In unison, it was Donna Haraway’s theorising in The Companionship Species Manifesto that helped to “guide” Amanda’s paintings. Explaining that Haraway made a case for “reevaluating our relationship with our worldly cohabitants” – namely that their lives shouldn't depend upon their intimacy with humans – Amanda also sought to explore the idea that “it is about the implosion of nature and culture in the joint lives of dogs and people, who are bonded in ‘significant otherness’, in all their historical complexity”. The breed of dog depicted throughout – American Bully – is also chosen for its cultural significance, as a symbol of ‘American-ness’ and more broadly, American imperialism. But, conversely, the painter also wants to interact with how mistreated the breed can be; “there is a whole market for supplements for bullies and different ways to increase their muscle mass. I think that this is interesting and relates to so much of Donna Haraway’s writings on dogs”.

Much like the rest of her work, Amanda’s colour choices are also carefully considered. Deeming her trademark red to have to “more emotional associations that any other colour”, including passion, desire, lust, anger and love, the artist also cites its historical connotations, such as rebellion, war, religious devotion, “and of course, communism (think Red Scare)”. “I’m not necessarily appealing to all of these directly every time I use the colour red”, the artist elaborates, “but I think that I (amongst many others) am attracted to red for those reasons”. And, on a more technical level, Amanda explains that her cadmium red oil paint is the only colour she “splurges” on, the rest are “cheap as hell”. The second most occurring colour in Amanda’s work is an intense, neon green. Chosen for its ability to “vibrate” against Amanda’s beloved red, this green adds the perfect contrast, and heightens the unsettling, supernatural essence of the artist’s exceptional work.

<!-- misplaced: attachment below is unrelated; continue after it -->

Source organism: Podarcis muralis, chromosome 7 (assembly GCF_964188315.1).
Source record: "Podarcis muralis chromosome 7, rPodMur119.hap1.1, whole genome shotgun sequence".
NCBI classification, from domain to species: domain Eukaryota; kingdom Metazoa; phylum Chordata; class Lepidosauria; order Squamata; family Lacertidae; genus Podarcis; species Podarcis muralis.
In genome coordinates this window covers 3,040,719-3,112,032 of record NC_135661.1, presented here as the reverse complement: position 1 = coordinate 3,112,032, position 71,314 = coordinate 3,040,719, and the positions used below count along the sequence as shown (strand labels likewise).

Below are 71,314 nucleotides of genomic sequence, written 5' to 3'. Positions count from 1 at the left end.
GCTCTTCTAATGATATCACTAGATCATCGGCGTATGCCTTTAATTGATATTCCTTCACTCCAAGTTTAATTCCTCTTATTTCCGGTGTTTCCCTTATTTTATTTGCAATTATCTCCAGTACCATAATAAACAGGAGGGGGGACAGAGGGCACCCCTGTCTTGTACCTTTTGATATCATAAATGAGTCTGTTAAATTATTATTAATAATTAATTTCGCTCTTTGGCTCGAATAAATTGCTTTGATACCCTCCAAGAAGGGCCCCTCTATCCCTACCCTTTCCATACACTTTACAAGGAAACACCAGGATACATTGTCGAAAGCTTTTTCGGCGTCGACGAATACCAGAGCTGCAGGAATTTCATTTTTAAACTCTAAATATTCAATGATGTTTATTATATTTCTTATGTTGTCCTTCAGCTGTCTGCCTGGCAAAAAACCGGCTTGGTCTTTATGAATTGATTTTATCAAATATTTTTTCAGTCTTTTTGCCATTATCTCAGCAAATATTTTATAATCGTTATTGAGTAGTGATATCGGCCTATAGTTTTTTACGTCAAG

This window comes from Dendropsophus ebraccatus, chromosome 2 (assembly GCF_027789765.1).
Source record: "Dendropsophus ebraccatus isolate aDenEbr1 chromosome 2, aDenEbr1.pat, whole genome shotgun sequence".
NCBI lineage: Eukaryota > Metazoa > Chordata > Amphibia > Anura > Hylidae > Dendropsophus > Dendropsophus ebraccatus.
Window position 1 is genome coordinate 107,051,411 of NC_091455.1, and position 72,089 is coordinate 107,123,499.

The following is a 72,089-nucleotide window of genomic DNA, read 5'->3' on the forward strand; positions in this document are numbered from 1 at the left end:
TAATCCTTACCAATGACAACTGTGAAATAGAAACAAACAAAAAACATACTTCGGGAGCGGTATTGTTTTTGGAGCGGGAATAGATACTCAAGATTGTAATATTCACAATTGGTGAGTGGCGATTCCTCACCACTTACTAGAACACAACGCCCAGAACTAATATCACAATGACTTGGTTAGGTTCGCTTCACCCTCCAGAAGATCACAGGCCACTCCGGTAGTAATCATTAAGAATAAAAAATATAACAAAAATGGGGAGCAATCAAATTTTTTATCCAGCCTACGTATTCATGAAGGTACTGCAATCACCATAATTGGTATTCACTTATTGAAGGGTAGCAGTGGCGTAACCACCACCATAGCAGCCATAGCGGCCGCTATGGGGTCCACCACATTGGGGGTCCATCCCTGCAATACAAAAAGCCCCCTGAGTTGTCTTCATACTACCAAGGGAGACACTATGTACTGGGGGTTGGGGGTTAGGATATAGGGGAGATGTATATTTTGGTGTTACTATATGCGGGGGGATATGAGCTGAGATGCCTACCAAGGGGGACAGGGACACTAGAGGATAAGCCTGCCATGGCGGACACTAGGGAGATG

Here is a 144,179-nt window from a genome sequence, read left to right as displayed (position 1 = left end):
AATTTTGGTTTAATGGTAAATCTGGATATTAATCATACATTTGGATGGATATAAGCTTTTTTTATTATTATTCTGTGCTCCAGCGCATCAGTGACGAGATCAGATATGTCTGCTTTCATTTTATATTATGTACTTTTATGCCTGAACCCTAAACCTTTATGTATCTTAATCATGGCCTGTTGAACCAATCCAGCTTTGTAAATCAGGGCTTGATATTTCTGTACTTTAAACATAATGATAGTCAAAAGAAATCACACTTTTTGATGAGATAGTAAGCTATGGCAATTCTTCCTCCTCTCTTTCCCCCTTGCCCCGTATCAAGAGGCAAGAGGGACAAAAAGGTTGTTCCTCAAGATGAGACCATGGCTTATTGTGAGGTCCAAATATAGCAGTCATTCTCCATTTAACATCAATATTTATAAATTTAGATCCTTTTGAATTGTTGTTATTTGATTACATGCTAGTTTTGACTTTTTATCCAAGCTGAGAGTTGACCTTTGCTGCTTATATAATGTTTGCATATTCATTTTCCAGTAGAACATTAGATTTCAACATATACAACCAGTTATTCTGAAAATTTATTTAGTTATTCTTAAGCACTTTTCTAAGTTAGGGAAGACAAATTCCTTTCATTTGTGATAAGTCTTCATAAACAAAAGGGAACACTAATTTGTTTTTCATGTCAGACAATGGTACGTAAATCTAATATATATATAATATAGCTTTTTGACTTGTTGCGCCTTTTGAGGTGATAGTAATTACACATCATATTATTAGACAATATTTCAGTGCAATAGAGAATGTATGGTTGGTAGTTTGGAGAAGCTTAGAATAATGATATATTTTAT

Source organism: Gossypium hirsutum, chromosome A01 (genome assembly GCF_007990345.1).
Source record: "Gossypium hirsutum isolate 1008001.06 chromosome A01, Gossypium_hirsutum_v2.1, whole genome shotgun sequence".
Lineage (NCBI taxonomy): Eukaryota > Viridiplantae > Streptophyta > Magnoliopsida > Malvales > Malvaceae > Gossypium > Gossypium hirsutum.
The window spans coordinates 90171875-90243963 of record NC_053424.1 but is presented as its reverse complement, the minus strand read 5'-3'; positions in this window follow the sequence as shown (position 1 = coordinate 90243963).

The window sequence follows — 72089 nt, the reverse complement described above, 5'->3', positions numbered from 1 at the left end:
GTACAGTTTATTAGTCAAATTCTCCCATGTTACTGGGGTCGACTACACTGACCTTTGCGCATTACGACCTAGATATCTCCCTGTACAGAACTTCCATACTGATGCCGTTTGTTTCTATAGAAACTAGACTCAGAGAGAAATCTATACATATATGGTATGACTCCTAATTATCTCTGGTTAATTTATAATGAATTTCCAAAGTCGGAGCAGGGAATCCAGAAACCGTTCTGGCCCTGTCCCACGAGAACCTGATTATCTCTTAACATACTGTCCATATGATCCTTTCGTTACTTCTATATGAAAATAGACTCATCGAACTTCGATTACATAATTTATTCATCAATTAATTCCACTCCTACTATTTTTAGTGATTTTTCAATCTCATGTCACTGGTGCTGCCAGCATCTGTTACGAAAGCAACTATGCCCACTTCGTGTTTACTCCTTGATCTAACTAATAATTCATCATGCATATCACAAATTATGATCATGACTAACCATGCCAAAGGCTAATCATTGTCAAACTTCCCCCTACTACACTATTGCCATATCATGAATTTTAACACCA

Amanda Ba: 狗女人放狗屁 (Copyright © Amanda Ba, 2022)


Amanda Ba: Suburban Giantess (Copyright © Amanda Ba, 2022)


Amanda Ba: All Beast, All Mine (Copyright © Amanda Ba, 2022)


Amanda Ba: Bitch and Bull (Copyright © Amanda Ba, 2022)


Amanda Ba: Bitch and Bull (Copyright © Amanda Ba, 2022)


Amanda Ba: chink (Copyright © Amanda Ba, 2022)


Amanda Ba: Sublime Reconciliation (Copyright © Amanda Ba, 2022)


Amanda Ba: lover, she is reading Copyright © Amanda Ba, 2022)


Amanda Ba: American Girl; American Bull; American Bomb (Copyright © Amanda Ba, 2022)


Amanda Ba: Dinner-time (Copyright © Amanda Ba, 2022)

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Amanda Ba: A Night Away (Yearning) (Copyright © Amanda Ba, 2022)

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About the Author

Olivia Hingley

Olivia (she/her) joined the It’s Nice That team as an editorial assistant in November 2021 and soon became staff writer. A graduate of the University of Edinburgh with a degree in English Literature and History, she’s particularly interested in photography, publications and type design.